When rape is not rape: The inadequacy of Egyptian legislation
YOUM7 (Archive)

CAIRO: When a woman was anally raped in a hospital in December 2012, the incident revealed the wide and deep cracks that have long existed in the Egyptian penal code, after she was shocked to discover that anal rape in not legally considered rape.

Shereen Nasser, a woman in her early thirties, has long maintained that she was anally raped in December 2012, while anesthetized for an appendicitis procedure at Cleopatra Hospital, an upper-class hospital in Cairo’s Heliopolis neighborhood.

But slow procedures and a general unwillingness to cooperate from the hospital, the Forensic Medicine Authority and the prosecution have prevented Nasser from taking her case to a court, according to her blog.

The real blow came when she discovered that only non-consensual, out of wedlock vaginal penetration with a penis is considered rape in Egyptian law. Any other form of coercive sex is considered “indecent assault,” which therefore leads to far less severe penalties.

“I am not just defending my honor. I am fighting a culture that blames the victim and protects the rapist with impunity,” Nasser says in her blog.

Nasser did not test positively for any sexually transmitted diseases prior to the operation, she says. She was diagnosed with herpes and anal fissure after the operation, according to medical documents published on her blog. Then, she opted for a virginity test, which she says turned outpositive.

When Nasser reported her case to the prosecution, the hospital management accused her of being a “spinster with sexual hallucinations,” she said. Nasser created a Facebook page, a Twitter account, a YouTube channel and an online petition to support her case.

She said in one of her YouTube videos that she has been told by many people, including the forensic doctor, to forget about the issue, since she is still a “virgin” and because the hospital is “reputable and expensive” and therefore would only harm her own reputation.

Adultery and rape in Sharia Law

Ahmed Kereima, professor of Sharia Law at Al-Azhar, told The Cairo Post that Egyptian law does not comply with Sharia Law in this regard.

Though the parallel may be questionable in terms of rape cases, nonetheless, Sharia deems anal adultery as a more serious sin than vaginal adultery, and as such its punishment should follow.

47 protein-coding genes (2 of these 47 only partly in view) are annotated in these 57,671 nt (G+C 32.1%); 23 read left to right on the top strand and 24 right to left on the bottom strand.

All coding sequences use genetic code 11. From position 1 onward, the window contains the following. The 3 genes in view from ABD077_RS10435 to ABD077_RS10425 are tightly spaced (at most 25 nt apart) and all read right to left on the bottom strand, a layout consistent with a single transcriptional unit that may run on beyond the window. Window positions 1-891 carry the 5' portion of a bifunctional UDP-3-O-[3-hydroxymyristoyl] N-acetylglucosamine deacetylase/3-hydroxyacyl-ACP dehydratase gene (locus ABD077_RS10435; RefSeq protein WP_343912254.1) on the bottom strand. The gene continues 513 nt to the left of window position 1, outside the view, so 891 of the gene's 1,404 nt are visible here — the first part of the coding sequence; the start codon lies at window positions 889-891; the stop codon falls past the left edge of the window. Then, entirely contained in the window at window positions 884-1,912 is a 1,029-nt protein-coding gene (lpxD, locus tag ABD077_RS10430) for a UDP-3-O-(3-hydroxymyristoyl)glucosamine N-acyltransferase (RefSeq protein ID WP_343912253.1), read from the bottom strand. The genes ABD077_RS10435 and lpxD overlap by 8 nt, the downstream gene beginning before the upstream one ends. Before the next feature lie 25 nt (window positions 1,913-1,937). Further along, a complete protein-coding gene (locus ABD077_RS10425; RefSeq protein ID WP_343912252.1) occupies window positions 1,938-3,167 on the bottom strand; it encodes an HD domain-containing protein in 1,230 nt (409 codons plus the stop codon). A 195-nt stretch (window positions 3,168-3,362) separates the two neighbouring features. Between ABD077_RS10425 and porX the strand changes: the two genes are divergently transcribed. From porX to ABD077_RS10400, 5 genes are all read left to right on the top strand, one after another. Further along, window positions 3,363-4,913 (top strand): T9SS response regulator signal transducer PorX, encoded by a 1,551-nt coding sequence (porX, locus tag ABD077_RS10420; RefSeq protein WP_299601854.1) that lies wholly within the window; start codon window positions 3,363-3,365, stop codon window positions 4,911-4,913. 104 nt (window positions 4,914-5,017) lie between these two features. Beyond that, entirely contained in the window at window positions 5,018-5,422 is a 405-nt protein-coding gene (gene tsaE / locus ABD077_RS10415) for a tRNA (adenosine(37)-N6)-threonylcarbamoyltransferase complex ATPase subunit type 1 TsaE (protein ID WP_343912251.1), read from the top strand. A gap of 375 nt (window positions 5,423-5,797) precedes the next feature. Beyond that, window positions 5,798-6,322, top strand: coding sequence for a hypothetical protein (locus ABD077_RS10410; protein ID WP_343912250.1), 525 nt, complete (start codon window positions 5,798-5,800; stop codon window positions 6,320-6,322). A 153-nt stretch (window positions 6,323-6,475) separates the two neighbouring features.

“The punishment for adulterers who partake in vaginal penetration varies according to whether or not the perpetrator is married. In the case of adultery through anal intercourse, his marital status is disregarded,” Kereima said.

The way that adulterers who partake in anal penetration should be put to death is a matter of jurisprudential dispute amongst Islamic theologists, Kereima added.

Article two of the Egyptian constitution stipulates that Sharia Law is the main source of legislation. However, in many cases such as this, Sharia Law is not considered, nor does it even translate as a moral basis in a conservative society that seemingly seeks religious bases to legitimize it actions.

Perhaps the severity of the punishment is why it is not considered, as married adulterers should be stoned to death and single adulterers should be lashed with 100 lashes and exiled for a year, according to Kereima.

However, not even the principle is translated into Egyptian law, and instead the perpetrator is subject to much smaller sentences in the case of anal rape, whereas Sharia states that all kinds of rapes are subject to death penalties.

The Egyptian Penal Code

The penalties for rapes and indecent assaults in the Egyptian Penal Code were toughened in 2011 by the then-ruling Supreme Council of Armed Forces to deter wide-scale violence against women, in light of the widespread lawlessness that followed the January 25 Revolution.